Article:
Farewell, Flex

The day that I always knew would come has come.  Today, I have probably opened and closed Flash Builder to write paid for production code for the last time.  An experience that many fellow former Flex guys and gals have already experienced—some weeks and months ago.  While many devs jumped off of the bandwagon as soon as Adobe quasi-abandoned it, if not sooner, I had clients and projects going on that were all dependent on Flex.  I honestly thought I'd be using it for at least another 8 - 12 months.

Then, something strange happened.  Almost in unison, almost every single one of our clients started specifically requesting that any web-based applications we create not be done in Flash (and, by extension, Flex).  Not ones to bite the hands that feed, we complied and starting moving over to pure HTML, CSS and Javascript.  There was one holdout client, however, and a good portion of my work was for them.  I kept pumping out projects in Flex and they kept going along.  That is, until a couple of weeks ago, when I was informed that they, too, were ditching Flash.

I had one in progress project that was Flex-based.  All new projects have been scoped and designed and architected for the "open web".  Today, I made what are, as far as I know, the last changes to said project.  I committed my changes to SVN, exported a new build for posting and quickly closed Flash Builder for what may be the last time.

Although I've known for some time that this day would come, it hadn't really hit me until now.  For the last 5 years, I've been making a living mostly by creating rich applications using Flex.  We worked so well together.  We could almost finish each other's sentences, it seemed.  While I've created for other platforms during that time, I always ended up coming back to Flex.  I loved it and still love it.  We had some great times together.  I won't rehash the merits or arguments for or against Adobe's decision to do what they did with it.  That's been done and redone.

What I will say is that Flex was a dear friend who, for reasons out of both of our control, can no longer be my friend.  So, farewell, friend.  I hope the afterlife treats you well.  Who knows, maybe we'll meet again someday.

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  • Developer

    I hope this would not happen to me. I still use Flex (Mobile/AIR) for many cases. I have looked into other frameworks such as Titanium, Corona, etc;

    I am counting on Stage3D not give any reduction in quality all the while targeting every Mobile.

  • http://www.bryanbartow.com bryanbartow

    While I’m excited about Stage3D, games are not really part of my core competency, nor does my company offer game development as a service.  If I were a game developer, however, I’d be very excited about Stage3D.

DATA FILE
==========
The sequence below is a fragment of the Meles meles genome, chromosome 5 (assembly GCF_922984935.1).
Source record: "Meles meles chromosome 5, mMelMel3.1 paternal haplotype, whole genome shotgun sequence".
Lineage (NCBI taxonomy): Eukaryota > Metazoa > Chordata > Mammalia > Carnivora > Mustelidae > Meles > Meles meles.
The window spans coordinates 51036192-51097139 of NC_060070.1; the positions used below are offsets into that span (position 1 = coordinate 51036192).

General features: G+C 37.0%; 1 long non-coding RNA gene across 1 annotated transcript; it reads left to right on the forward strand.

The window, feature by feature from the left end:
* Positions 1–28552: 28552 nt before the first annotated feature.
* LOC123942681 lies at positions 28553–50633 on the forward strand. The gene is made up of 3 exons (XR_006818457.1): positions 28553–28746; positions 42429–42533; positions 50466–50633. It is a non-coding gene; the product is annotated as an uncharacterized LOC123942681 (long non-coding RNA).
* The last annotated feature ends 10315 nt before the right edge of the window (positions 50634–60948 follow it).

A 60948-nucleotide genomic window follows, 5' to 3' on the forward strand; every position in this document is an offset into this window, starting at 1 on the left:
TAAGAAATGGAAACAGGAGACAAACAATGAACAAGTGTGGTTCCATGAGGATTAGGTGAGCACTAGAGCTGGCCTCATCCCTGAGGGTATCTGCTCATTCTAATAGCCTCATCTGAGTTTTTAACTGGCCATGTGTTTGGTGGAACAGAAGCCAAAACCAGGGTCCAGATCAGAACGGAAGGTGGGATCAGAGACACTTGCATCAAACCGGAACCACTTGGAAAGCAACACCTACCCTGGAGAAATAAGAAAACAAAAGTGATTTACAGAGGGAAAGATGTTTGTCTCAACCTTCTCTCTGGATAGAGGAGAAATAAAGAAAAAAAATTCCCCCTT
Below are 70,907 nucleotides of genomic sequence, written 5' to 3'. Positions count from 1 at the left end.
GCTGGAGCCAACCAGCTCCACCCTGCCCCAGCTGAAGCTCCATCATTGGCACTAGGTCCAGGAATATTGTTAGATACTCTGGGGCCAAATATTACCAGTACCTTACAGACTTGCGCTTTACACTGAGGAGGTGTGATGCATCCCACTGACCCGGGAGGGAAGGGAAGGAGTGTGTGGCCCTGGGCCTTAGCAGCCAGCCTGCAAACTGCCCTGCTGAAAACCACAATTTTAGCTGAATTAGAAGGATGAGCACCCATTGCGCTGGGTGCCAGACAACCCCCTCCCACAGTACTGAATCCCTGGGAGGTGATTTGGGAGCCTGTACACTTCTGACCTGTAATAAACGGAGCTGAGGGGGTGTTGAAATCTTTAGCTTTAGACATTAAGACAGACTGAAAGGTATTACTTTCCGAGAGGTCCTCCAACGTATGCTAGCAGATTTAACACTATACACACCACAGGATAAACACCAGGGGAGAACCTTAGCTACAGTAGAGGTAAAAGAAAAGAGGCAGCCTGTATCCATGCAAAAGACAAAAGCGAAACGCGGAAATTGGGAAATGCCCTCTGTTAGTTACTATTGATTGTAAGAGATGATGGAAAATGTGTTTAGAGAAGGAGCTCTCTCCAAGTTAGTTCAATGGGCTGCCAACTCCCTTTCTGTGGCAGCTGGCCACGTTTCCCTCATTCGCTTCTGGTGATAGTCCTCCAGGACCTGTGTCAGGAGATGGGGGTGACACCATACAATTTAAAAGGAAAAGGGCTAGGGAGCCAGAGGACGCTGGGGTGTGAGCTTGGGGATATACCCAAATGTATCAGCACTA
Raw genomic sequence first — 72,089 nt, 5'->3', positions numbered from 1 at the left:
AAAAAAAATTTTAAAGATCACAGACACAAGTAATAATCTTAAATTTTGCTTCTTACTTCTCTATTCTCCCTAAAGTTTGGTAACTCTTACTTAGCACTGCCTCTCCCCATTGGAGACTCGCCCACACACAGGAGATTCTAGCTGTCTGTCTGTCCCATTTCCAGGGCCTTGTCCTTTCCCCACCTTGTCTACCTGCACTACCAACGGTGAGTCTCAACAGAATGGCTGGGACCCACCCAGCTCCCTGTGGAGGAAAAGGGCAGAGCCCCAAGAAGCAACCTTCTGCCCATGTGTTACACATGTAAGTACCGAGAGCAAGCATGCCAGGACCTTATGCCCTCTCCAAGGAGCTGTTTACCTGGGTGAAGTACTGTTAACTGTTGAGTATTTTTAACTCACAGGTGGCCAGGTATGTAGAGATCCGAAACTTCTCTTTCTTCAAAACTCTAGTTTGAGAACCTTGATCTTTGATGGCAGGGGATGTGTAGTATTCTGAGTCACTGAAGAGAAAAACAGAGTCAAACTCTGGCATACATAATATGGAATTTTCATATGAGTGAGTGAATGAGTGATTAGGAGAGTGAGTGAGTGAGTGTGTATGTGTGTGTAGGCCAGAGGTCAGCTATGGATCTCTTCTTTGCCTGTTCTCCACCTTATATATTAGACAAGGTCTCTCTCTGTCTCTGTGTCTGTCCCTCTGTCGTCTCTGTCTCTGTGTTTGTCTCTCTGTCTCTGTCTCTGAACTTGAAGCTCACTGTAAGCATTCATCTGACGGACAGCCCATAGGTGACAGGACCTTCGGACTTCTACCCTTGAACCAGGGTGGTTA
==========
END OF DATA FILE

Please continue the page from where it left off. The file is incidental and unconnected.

• Keyle

    I think you will come back… I mean, enjoy your trip in the past. I seriously admire whoever is going to pull off enterprise software in html 5. And I mean, proper enterprise software, with hundreds of screens and dynamic everything. I certainly tried and came back with my tail between my legs.

    Let me put it this way. Adobe = bad. AS3 = good.

  • http://www.bryanbartow.com bryanbartow

    @fa1f6a9056d66d19ef028365060f3e8b:disqus I completely agree.  I was the first to call bullshit on the HTML 5 hype train and still am.  However, my clients ultimately get to make the call on platforms.  I can, and do, make my opinions and recommendations clear.  But at the end of the day, if they decide they absolutely don’t want to use Flash / Flex, I’ve got no choice but to go along with their demands.  That or walk away from the project.

  • DarkStone

    If you still love Flex in your heart, you should not abandon it, you should change your job to mobile native application development, cuz AIR 3.2 runs very fast on iOS now. I see a bright future of Apache Flex, believe in it, don’t give up!

  • http://www.bryanbartow.com bryanbartow

    @2672caeff1761a8b5ce65646d512b9f6:disqus I do love it, and I do native mobile development, but when the client is adamant about not using Flash in any way, shape or form, there’s not much I can do.

  • DarkStone

    As long as you create a highly customized skin in Flex, I don’t think your clients can tell if it is made by Flex or sth else, unless the clients demand for source code reviewing. In that case, why bother developing apps for certain clients, you could totally develop greate apps in your own way and sell them thru AppStore by yourself.

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